Publishing My FHIR API Collection As Documentation And Making Available In The Postman Network

I had generated a Postman Collection for the Fast Healthcare Interoperability Resources (FHIR) the other day. Making a simple, easy to use, executable representation of any FHIR compliant API. I wanted to get intimate with the healthcare API standard so that I can better contribute specification and conversation, but I also wanted to use the specification to map out what industry level API contracts can be using Postman. Over time the Postman collection will evolve, and become more robust to contain the pieces of the puzzle that help move it from being an API definition to an API contract.

After creating the collection I have now published my FHIR API Postman Collection as documentation and to the Postman API Network. It still has to go through a review process before it is available in the Postman Network, but you can get at the documentation and Postman Collection directly. The process demonstrates how you can go from a working Postman Collection to documentation and discovery in just a couple of clicks. Then make your API collection and documentation available to any developers, helping them go from discovery to making actual API calls in just a couple clicks. The process for me demonstrates how ALL APIs should be defined, ensuring all APIs are well documented and executable by default—not something developed have to figure out for themselves.

I am still working on which of my API definitions I want to be publishing to the Postman API Network. I’ll be working to convert all of my API definitions to Postman Collections, and publishing API documentation, but I’ll be very selective about which ones I publish to the Postman API Network. I really want the API provider to take charge of this process. I’m happy to have all these APIs associated with my account, but it would be more authoritative to have Postman collections, documentation, and the directory page managed by the API provider themself. It doesn’t take much to manage your Postman Collection, and something within the power of each API provider. I’m happy to even do some of the heavy lifting in creation of the Postman Collection, but that last mile is really the low bar for what I can expect from API providers.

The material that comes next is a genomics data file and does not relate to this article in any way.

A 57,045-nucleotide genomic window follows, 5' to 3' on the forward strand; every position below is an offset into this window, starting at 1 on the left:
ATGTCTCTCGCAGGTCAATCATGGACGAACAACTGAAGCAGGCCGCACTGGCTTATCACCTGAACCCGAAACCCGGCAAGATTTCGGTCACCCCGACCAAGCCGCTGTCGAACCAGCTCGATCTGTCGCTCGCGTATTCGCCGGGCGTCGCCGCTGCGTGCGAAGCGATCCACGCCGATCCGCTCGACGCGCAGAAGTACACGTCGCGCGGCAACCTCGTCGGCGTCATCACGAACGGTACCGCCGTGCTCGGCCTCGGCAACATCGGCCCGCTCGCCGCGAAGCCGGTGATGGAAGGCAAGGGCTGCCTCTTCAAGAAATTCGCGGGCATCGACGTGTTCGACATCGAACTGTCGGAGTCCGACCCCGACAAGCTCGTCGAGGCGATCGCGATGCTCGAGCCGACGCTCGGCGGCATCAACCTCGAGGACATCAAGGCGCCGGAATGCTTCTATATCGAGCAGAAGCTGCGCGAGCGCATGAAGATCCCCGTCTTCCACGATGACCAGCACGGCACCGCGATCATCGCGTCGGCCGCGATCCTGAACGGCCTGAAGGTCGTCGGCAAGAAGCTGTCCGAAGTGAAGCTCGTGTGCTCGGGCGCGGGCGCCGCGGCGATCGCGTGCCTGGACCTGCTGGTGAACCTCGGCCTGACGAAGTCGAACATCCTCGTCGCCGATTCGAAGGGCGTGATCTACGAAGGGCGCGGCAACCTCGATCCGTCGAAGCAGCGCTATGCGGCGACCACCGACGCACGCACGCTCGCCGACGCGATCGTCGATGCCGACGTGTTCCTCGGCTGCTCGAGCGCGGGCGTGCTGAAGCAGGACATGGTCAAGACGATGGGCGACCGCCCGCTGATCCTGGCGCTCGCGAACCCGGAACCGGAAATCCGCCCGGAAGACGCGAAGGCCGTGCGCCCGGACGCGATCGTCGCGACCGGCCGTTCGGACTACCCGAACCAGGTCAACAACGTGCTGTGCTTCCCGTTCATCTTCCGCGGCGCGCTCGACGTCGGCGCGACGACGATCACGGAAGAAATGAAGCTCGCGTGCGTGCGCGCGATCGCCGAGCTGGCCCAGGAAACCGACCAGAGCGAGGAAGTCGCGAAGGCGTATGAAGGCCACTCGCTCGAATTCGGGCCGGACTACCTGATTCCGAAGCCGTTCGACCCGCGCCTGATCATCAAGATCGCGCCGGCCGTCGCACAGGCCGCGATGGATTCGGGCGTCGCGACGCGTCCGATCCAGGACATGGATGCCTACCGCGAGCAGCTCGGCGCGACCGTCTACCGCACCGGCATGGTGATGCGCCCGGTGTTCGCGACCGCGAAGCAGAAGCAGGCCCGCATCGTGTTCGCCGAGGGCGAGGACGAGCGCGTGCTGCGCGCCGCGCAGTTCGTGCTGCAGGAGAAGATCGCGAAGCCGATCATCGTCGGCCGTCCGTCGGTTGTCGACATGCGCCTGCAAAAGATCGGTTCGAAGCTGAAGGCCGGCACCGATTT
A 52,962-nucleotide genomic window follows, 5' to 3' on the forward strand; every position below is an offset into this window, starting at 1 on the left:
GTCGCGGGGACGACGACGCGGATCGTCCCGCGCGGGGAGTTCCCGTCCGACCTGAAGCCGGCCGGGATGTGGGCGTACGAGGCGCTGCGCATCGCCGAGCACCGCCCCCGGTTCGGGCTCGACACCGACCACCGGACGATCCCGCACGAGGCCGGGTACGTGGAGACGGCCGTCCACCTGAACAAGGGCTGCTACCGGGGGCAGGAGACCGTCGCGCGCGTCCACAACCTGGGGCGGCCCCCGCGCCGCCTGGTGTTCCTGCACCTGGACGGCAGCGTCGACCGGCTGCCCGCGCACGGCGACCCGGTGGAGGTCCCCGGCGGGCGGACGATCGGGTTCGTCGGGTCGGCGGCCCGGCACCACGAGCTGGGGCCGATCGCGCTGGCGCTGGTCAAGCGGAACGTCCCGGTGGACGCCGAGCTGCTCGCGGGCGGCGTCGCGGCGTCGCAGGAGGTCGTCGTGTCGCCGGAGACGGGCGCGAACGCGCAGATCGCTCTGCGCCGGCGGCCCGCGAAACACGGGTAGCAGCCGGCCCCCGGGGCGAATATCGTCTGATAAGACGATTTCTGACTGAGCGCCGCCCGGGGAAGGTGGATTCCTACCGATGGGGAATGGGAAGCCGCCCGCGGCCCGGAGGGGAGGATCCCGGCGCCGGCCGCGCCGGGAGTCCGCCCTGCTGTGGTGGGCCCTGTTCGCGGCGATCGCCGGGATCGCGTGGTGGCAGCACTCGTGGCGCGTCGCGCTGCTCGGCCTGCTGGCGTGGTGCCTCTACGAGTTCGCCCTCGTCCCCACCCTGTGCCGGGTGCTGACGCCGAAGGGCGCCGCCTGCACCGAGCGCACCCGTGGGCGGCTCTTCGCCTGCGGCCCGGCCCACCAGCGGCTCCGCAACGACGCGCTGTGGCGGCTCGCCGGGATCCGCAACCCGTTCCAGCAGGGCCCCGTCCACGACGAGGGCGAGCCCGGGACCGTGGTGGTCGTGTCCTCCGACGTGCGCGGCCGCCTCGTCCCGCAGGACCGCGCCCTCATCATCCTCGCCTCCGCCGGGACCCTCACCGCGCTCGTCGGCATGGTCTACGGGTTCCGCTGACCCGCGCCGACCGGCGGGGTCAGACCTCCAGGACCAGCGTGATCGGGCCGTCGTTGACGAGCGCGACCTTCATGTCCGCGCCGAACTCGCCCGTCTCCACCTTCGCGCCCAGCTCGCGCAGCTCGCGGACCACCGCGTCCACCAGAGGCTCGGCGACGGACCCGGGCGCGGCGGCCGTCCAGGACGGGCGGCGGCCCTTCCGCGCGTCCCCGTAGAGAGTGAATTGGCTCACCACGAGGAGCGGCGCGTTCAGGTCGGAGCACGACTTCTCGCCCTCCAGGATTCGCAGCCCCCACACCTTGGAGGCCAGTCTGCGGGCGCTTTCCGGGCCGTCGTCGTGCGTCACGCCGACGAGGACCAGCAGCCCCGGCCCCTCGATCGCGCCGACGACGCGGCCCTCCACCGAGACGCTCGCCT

The trick is to get the attention of API providers and helping them understand the value of having their API defined as a Postman Collection in the first place, as well has taking a moment to see how it is literally a couple of clicks to go from collection to documentation and directory listing. I’ll keep tackling this problem API by API, company by company, and writing stories about each time I go through this process. I find that the savvy API providers eventually reach out after I publish information about them. One signal I track and add to their overall API rating, helping me understand the API providers who are actually somewhat aware of what is happening around their API, versus the ones who don’t really care. Helping me understand the overall presence of each API provider, and how much they are paying attention to the world around them, and ultimately care about their API community.